Lindt & Sprüngli has a farming program that allows them to trace their cocoa beans directly back to their origin, and thus support farmers and their communities based on their specific needs. They only select cocoa beans from countries and farmers which are part of their own sustainability program – the Lindt & Sprüngli Farming Program. Their partners must sign on to their Supplier Code of Conduct to formalize their strict social and environmental standards. This level of traceability guarantees that the cocoa beans are always physically processed and transported separately from other beans and thus, can be traced back to their origin. The program is used to help farmers manage their farm in accordance with sound agricultural, social, ecological, and economic practices. It supports farmers in increasing their yields and income, shows them how land for agriculture can be safeguarded in the long-term, and fosters access to farming equipment and village infrastructure. The Program consists of different elements such as farmer trainings, investments in community infrastructure, and fostering income diversification that aims to increase the net income of farmers and their respective communities. The Program is funded with a special sustainability premium and additional funds from the Lindt Cocoa Foundation.

Lindt & Sprüngli also support respective governments’ efforts to contribute to improved livelihoods of cocoa farmers with the Living Income Differential (LID). Generally, they recognize the reality that millions of global farmers live in poverty, and hence, Lindt & Sprüngli achieved a 100% traceable and externally verified supply chain in 2020. The verification process happens through The Earthworm Foundation – which independently verifies their progress. The results of the external assessment are published on the Earthworm website. They also claim that for selected countries, they mandate “credible research organizations to survey the farmers and assess the impact of our Program on the farmers, their families and communities”. Yet, crucially, they do not specify which research organizations these are, and what selected countries they refer to. I found this specific line quite important: it was, well, a little suspicious. However, their effort in improving farmers’ lives and communities is admirable – and hence deserves recognition.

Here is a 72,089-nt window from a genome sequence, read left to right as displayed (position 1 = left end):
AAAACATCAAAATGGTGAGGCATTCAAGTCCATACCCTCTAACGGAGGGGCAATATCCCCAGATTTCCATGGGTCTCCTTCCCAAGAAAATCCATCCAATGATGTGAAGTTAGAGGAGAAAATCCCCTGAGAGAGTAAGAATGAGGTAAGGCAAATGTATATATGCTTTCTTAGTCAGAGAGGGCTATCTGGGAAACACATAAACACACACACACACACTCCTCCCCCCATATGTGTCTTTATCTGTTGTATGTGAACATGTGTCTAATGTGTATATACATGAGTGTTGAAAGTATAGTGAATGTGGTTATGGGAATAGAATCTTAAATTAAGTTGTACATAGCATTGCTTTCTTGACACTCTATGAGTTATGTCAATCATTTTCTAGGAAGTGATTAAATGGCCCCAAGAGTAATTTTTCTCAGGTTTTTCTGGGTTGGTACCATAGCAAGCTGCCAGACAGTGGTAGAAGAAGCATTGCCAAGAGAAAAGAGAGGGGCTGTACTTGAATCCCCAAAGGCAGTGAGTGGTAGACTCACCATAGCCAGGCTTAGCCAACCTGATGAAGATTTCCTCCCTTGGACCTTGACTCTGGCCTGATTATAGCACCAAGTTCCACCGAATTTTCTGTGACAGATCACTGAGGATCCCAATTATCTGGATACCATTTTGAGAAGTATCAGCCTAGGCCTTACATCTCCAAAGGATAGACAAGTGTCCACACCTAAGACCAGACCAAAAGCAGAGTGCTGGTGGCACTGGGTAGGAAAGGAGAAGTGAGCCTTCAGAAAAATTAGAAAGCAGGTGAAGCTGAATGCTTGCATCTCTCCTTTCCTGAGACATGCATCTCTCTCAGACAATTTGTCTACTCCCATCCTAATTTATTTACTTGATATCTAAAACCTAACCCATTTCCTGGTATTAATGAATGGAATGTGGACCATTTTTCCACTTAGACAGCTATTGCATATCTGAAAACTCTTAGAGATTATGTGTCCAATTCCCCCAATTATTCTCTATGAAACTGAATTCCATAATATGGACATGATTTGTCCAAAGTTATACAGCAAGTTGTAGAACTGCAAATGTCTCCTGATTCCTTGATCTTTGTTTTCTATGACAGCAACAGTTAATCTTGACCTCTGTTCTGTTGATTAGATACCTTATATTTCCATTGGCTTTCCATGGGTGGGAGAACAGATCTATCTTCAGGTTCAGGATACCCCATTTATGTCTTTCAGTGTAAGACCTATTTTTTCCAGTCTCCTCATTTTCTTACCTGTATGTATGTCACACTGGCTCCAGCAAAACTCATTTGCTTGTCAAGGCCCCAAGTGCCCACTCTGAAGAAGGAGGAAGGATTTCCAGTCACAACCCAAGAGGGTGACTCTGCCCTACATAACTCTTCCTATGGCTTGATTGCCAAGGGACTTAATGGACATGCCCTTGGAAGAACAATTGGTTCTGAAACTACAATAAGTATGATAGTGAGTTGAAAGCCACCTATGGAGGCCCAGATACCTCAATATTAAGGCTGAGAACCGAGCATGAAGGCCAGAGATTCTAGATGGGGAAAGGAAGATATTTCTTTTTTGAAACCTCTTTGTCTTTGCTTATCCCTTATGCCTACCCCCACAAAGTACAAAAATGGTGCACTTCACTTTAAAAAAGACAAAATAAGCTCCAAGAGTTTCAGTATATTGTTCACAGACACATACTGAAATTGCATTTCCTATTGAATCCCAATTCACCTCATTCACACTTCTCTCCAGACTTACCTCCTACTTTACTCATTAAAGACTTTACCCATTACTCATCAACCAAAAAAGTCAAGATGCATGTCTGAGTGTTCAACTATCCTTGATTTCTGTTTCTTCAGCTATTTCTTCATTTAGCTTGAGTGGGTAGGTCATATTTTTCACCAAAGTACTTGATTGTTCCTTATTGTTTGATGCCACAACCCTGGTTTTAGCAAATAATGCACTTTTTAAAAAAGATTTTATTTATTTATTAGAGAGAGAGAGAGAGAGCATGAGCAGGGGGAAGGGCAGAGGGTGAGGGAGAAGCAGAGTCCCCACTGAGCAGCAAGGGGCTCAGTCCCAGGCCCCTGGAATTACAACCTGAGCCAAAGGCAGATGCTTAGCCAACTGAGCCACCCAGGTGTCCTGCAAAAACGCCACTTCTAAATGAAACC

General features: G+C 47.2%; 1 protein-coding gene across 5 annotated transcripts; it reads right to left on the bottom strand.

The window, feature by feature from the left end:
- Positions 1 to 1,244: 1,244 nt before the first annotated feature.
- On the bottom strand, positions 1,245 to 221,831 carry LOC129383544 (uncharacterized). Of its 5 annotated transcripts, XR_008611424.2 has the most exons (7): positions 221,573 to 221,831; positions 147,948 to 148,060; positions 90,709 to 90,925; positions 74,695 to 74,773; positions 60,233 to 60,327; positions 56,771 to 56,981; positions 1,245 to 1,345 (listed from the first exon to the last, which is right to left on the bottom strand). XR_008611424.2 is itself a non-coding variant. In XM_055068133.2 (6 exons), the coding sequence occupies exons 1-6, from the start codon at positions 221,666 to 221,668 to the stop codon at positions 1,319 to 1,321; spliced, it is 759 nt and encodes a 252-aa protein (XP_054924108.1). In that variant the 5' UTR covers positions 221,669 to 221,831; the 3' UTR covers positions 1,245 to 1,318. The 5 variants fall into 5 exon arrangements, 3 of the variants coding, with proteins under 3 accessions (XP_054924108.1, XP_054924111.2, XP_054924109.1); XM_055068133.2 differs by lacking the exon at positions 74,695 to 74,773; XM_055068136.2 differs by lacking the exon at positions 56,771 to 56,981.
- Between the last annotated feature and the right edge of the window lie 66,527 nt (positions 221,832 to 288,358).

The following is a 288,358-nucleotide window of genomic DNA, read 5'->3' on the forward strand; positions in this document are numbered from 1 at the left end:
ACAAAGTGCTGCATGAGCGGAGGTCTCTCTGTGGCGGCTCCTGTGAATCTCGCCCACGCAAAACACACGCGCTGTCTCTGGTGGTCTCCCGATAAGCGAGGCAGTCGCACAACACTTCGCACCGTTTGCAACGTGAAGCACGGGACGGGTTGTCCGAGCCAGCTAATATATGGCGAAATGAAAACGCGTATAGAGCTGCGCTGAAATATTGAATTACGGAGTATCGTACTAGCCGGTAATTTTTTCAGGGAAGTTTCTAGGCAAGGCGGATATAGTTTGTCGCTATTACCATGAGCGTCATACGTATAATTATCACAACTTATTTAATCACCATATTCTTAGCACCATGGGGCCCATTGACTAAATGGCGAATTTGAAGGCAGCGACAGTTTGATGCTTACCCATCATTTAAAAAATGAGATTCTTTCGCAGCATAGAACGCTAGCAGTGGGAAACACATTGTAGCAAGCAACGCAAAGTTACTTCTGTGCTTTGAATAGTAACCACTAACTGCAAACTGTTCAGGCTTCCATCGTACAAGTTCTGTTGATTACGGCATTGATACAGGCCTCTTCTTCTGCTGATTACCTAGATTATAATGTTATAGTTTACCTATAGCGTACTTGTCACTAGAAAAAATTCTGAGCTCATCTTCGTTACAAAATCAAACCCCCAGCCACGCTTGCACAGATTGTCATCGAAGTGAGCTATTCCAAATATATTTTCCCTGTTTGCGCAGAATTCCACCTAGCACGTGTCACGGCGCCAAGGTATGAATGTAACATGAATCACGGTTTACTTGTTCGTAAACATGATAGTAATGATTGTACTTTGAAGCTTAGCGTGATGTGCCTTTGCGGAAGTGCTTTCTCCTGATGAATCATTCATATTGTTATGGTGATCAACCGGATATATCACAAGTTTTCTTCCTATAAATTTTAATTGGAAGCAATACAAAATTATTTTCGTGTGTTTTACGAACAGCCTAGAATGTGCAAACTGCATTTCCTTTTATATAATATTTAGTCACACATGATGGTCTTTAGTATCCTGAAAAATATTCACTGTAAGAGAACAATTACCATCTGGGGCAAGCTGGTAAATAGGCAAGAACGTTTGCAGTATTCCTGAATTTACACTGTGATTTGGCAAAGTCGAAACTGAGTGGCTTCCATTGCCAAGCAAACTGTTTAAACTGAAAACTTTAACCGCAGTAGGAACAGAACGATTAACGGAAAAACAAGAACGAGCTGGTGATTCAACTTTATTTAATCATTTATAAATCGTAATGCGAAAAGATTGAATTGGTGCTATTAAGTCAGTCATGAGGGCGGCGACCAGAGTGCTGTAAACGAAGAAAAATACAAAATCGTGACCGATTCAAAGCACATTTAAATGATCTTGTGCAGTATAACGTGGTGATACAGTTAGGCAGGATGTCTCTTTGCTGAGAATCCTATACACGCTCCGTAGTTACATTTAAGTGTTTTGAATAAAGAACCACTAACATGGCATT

Who makes it:


Lindt & Sprüngli is a company that appears to be highly transparent and works towards a sustainable future. They firmly seem to respect the UN Guiding Principles on Business and Human Rights, and have several sustainability memberships with international organizations such as the World Cocoa Foundation, the Roundtable on Sustainable Palm Oil, the Earthworm Foundation, and the UN Global Compact. Their industry has been susceptible to unsustainable practices and exploitation: a fact that they are trying to remedy with their farming program. As well as that, Lindt has its very own foundation since 2013 - The Lindt Cocoa Foundation. This is made to work towards achieving social and ecological sustainability in the cultivation, production and processing of cocoa and other raw materials used in chocolate production. The Lindt Cocoa Foundation supplements the already existing endeavors of the Lindt & Sprüngli Group – such as improving the living and working conditions of farmers in the countries of origin of the raw materials. Its projects ensure that raw material procurement is done in a way which works more effectively towards sustainable agricultural development. Beyond this, Lindt & Sprüngli’s general ethics are not all that apparent – a fact that downgrades their overall image.